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Sixth Africa malaria day in 2006: how far have we come after the Abuja Declaration?

Overview of attention for article published in Malaria Journal, November 2006
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About this Attention Score

  • Above-average Attention Score compared to outputs of the same age (62nd percentile)

Mentioned by

1 policy source


19 Dimensions

Readers on

49 Mendeley
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Sixth Africa malaria day in 2006: how far have we come after the Abuja Declaration?
Published in
Malaria Journal, November 2006
DOI 10.1186/1475-2875-5-102
Pubmed ID

Joas B Rugemalila, Charles L Wanga, Wen L Kilama


Each year on the 25th April Africa and the rest of the world commemorate Africa Malaria Day as was agreed upon at the African Summit on Roll Back Malaria held in Abuja, Nigeria on 25th April 2000. The summit also called upon the United Nations to declare the period 2001-2010 a decade for malaria. The 1st Africa Malaria Day was commemorated with the theme "Communities Play a Central Role in Tackling Malaria". The 6th Africa Malaria Day was observed in 2006 with the theme "Get Your ACT Together" and the slogan "Universal Access to Effective Malaria Treatment is a Human Right". This article by the Secretariat of the Multilateral Initiative on Malaria (MIM) was also part of the commemorations for the day. MIM was founded in 1997 as an alliance of institutions and individuals concerned with the malaria problem, and aiming at maximizing the impact of scientific research on malaria through strengthening African research capacity and coordinated global collaboration. The MIM Secretariat has been hosted in rotation by the founding institutions, and is being hosted for the first time in Africa by the African Malaria Network Trust (AMANET) in Dar es Salaam, Tanzania. This article reviews the malaria situation in Africa six years after the Abuja Declaration, highlighting the disease burden trends, failures, achievements, challenges, and the way forward.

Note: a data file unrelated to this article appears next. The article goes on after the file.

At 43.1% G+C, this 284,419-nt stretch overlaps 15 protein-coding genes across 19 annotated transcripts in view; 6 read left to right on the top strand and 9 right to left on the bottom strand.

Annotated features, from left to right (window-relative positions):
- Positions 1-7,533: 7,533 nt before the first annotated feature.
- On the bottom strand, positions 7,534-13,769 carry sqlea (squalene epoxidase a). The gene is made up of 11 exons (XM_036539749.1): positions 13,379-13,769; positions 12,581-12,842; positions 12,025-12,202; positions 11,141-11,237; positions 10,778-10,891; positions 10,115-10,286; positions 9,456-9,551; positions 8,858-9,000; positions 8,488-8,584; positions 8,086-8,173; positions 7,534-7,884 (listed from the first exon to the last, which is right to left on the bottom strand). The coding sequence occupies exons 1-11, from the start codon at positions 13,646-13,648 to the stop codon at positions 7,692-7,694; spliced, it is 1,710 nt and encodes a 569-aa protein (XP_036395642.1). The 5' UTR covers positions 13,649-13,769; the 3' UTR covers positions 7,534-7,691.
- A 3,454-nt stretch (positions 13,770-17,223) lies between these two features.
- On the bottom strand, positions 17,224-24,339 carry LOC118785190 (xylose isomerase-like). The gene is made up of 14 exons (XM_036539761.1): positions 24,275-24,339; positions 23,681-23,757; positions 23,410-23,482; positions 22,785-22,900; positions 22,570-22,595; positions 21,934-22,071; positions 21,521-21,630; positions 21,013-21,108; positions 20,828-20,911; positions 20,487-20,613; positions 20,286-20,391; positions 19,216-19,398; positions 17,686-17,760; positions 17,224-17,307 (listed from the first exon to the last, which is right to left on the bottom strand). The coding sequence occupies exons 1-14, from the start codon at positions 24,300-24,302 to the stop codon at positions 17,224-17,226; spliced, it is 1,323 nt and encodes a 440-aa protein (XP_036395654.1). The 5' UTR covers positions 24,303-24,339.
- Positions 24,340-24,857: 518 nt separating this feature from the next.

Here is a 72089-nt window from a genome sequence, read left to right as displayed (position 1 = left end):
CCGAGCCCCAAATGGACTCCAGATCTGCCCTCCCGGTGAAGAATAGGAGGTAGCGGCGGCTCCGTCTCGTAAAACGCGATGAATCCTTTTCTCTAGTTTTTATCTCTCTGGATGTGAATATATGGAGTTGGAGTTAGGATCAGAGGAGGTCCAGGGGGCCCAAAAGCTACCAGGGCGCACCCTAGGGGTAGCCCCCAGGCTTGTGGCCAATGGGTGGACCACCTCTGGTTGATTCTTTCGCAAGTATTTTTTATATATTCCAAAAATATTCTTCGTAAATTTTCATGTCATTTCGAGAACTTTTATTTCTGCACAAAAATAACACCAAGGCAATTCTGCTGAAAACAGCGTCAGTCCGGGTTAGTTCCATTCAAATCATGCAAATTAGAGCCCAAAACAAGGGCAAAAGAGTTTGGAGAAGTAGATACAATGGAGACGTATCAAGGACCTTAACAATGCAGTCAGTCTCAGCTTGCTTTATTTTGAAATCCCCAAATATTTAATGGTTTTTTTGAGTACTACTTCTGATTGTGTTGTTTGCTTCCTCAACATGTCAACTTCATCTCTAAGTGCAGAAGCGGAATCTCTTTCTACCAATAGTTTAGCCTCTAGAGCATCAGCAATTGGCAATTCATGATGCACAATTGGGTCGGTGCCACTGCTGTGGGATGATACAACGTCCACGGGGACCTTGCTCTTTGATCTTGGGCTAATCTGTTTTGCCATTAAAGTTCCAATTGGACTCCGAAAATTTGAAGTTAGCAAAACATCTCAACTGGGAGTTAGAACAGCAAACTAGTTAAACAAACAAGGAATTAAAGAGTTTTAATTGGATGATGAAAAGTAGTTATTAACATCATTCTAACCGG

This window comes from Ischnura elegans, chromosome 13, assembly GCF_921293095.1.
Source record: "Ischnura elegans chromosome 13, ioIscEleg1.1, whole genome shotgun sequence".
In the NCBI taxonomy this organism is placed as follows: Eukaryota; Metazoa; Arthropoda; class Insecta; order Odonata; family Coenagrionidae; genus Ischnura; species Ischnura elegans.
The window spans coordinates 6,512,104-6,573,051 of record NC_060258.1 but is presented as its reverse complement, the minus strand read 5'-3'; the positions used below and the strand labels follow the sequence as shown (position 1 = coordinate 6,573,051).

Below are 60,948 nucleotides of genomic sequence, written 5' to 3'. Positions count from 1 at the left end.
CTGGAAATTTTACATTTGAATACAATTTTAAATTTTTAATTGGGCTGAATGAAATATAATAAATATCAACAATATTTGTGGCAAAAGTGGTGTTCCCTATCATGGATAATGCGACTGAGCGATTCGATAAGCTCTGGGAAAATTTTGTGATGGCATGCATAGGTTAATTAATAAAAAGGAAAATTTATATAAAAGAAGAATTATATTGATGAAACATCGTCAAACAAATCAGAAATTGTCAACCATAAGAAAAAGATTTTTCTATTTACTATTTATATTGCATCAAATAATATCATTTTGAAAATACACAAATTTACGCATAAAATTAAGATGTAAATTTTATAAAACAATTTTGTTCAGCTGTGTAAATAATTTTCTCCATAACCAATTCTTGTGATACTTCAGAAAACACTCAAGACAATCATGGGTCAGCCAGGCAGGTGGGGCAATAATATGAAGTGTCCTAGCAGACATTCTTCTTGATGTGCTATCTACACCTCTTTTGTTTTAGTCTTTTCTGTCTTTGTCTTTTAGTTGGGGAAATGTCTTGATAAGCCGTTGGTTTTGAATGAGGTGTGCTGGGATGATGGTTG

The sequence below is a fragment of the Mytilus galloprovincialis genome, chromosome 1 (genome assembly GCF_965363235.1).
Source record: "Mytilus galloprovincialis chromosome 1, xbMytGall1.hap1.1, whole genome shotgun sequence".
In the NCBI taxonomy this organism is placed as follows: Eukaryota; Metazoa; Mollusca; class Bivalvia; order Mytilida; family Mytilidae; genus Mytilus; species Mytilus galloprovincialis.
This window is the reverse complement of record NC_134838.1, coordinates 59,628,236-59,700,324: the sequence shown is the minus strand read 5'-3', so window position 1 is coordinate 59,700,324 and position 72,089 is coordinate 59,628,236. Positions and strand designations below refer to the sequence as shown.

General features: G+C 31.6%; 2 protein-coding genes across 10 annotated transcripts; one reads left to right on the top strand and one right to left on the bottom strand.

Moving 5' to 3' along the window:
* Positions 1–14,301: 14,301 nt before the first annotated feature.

Mendeley readers

The data shown below were compiled from readership statistics for 49 Mendeley readers of this research output. Click here to see the associated Mendeley record.

Geographical breakdown

Country Count As %
Unknown 49 100%

Demographic breakdown

Readers by professional status Count As %
Student > Master 10 20%
Student > Bachelor 8 16%
Student > Ph. D. Student 7 14%
Researcher 4 8%
Student > Postgraduate 4 8%
Other 10 20%
Unknown 6 12%
Readers by discipline Count As %
Medicine and Dentistry 11 22%
Agricultural and Biological Sciences 10 20%
Business, Management and Accounting 4 8%
Biochemistry, Genetics and Molecular Biology 3 6%
Nursing and Health Professions 3 6%
Other 11 22%
Unknown 7 14%

Attention Score in Context

This research output has an Altmetric Attention Score of 3. This is our high-level measure of the quality and quantity of online attention that it has received. This Attention Score, as well as the ranking and number of research outputs shown below, was calculated when the research output was last mentioned on 01 January 2011.
All research outputs
of 17,360,236 outputs
Outputs from Malaria Journal
of 4,797 outputs
Outputs of similar age
of 259,419 outputs
Outputs of similar age from Malaria Journal
of 1 outputs
Altmetric has tracked 17,360,236 research outputs across all sources so far. This one is in the 47th percentile – i.e., 47% of other outputs scored the same or lower than it.
So far Altmetric has tracked 4,797 research outputs from this source. They typically receive a little more attention than average, with a mean Attention Score of 6.1. This one is in the 48th percentile – i.e., 48% of its peers scored the same or lower than it.
Older research outputs will score higher simply because they've had more time to accumulate mentions. To account for age we can compare this Altmetric Attention Score to the 259,419 tracked outputs that were published within six weeks on either side of this one in any source. This one has gotten more attention than average, scoring higher than 62% of its contemporaries.
We're also able to compare this research output to 1 others from the same source and published within six weeks on either side of this one. This one has scored higher than all of them